Sources

Click here for the List of Online Sources available for each centre

Source Types:

  1. Parish Registers
  2. Civil Records (births, deaths & Marriages)
  3. Tithe Applotment Books
  4. Gravestone Inscriptions
  5. Griffith's Valuation
  6. Census Returns
  7. Administrative Divisions
  8. Ship Passenger Lists
  9. Census Substitutes

Where are the original records kept? Can I view them? Can I get a copy of them?

Baptismal and marriage records before 1864 are parish records.  These records were entered in chronological order in baptismal and marriage registers by the priest or rector.  The original Catholic Church records are held in the parish and are the property of the parish priest.  Many of these registers are in a very fragile condition and are not available to the public.  Copies, i.e. photocopies, cannot be made of entries in registers because it would cause further damage to them.  Many parishes limit the use of the original registers as much as possible.  Since the indexing work was begun by the county genealogy centres the condition of many of the original registers has worsened.  In some instances, for example at the top, bottom and sides of pages, entries can no longer be deciphered.  However, because the information has been computerized it has not been lost.

A parish will supply a baptismal or marriage certificate for a fee. However, this will be a modern certificate with the details of the record as available on this site, included on it.

In the case of the Church of Ireland (Anglican) parish registers, the majority of these are now held centrally in the Representative Church Body Library in Dublin.  Some are also still held in local parishes.  The situation regarding the Church of Ireland is that there are fewer records available as many of its parish registers were deposited in the Public Records Office at the Four Courts in Dublin and destroyed during its bombardment in 1922 during the Civil War.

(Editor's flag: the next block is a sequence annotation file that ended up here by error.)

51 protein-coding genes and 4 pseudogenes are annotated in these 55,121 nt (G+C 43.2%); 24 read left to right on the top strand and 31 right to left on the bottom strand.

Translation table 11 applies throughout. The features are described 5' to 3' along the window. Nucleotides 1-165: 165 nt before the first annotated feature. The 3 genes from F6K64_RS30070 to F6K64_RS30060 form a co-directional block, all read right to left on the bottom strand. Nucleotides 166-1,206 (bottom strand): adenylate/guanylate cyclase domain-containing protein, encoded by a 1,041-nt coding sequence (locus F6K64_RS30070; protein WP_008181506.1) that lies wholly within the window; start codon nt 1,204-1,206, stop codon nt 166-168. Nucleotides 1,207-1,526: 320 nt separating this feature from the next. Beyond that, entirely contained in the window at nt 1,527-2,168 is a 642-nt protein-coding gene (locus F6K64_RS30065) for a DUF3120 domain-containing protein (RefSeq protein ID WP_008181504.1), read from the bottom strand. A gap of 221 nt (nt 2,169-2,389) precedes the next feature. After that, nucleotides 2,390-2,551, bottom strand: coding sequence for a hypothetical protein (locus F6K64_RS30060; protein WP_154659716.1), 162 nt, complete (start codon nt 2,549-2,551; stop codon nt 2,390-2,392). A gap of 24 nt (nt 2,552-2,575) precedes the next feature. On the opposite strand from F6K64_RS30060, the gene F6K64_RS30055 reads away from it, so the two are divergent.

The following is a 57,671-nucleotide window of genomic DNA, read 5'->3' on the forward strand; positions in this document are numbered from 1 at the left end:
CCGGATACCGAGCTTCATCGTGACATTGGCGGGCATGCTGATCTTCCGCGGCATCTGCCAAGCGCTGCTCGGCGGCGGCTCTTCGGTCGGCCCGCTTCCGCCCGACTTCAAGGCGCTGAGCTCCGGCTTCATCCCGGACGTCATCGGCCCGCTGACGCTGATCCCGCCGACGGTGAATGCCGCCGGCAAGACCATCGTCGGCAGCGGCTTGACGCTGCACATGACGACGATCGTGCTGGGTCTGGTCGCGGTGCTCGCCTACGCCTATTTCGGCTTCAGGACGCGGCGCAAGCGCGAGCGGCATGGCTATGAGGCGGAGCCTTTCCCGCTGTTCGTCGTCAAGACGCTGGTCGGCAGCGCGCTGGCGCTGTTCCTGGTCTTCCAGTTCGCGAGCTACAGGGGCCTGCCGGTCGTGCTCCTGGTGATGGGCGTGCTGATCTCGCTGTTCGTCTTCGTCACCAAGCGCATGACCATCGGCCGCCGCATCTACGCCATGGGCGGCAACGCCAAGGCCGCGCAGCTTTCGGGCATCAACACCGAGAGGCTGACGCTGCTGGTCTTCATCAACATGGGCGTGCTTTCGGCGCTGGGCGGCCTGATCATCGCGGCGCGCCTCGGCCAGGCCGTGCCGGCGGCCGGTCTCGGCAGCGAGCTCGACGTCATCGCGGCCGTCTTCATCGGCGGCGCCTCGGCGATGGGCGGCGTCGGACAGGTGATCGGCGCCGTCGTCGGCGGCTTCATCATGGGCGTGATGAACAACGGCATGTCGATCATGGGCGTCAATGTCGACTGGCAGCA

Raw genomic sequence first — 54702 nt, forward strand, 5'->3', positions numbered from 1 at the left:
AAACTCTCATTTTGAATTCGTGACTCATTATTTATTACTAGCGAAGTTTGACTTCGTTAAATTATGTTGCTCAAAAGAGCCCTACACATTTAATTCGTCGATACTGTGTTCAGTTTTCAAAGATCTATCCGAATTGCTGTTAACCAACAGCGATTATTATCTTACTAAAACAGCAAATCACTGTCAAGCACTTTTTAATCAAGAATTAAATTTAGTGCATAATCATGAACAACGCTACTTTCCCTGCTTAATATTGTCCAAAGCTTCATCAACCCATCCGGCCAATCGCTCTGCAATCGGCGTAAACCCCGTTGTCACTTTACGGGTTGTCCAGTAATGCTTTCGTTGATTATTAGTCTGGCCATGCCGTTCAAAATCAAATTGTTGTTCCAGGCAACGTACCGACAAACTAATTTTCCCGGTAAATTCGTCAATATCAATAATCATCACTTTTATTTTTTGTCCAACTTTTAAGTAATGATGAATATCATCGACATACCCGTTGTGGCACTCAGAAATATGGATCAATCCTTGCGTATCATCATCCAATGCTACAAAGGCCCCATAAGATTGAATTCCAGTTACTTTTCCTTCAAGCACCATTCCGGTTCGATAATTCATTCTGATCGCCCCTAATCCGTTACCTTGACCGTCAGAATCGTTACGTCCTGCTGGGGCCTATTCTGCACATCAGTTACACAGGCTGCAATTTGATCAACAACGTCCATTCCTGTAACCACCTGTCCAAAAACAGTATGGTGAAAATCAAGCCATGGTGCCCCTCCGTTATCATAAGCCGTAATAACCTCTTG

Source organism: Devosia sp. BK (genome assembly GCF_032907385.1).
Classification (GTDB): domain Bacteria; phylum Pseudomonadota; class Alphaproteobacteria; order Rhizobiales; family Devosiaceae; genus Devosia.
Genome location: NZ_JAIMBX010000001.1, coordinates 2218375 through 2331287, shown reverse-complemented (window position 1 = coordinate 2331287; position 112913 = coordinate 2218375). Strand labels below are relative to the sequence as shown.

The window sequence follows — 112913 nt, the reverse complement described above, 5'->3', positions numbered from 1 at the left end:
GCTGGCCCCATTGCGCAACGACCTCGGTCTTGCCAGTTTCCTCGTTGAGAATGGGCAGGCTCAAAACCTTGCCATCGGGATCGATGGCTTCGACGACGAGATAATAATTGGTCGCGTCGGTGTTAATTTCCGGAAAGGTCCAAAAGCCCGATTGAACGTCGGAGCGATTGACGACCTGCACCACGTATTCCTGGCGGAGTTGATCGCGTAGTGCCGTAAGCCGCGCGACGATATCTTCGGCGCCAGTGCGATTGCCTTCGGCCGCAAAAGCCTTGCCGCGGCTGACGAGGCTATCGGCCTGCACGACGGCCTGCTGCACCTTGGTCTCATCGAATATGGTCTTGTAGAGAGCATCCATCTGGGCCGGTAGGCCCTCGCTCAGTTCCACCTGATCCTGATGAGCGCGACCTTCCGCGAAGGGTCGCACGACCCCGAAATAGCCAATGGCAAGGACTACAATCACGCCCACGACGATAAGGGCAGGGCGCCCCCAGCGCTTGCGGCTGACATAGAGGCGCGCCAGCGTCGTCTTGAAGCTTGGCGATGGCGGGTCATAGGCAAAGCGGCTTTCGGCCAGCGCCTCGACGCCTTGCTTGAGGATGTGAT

Civil registration began in Ireland in 1845 for Church of Ireland (Anglican) marriages and in 1864 for all births, deaths and marriages.  If you locate a civil record on our site you will be able to order a certified copy of the record from the General Register Office.  Its website at www.groireland.ie will have an up to date listing of its charges.  In the North of Ireland you will need to refer to the General Register Office of Northern Ireland at www.groni.gov.uk to order copies of civil records of births, deaths and marriages.

Why are there sometimes discrepancies between the dates on church and civil records?

It was a requirement to register full details of a child’s birth within 21 days.  Failure to do so invoked a fine and in rural areas particularly, the 21 day deadline for registering births was frequently disregarded.  In order to avoid payment of the fine the dates of birth were adjusted to comply with the deadline.  Where Church records give the dates of birth these are generally more accurate than those given in civil records; however, variations of up to nine months can occur.  Please contact the county genealogy centre from which the record came if you have a query about a particular record.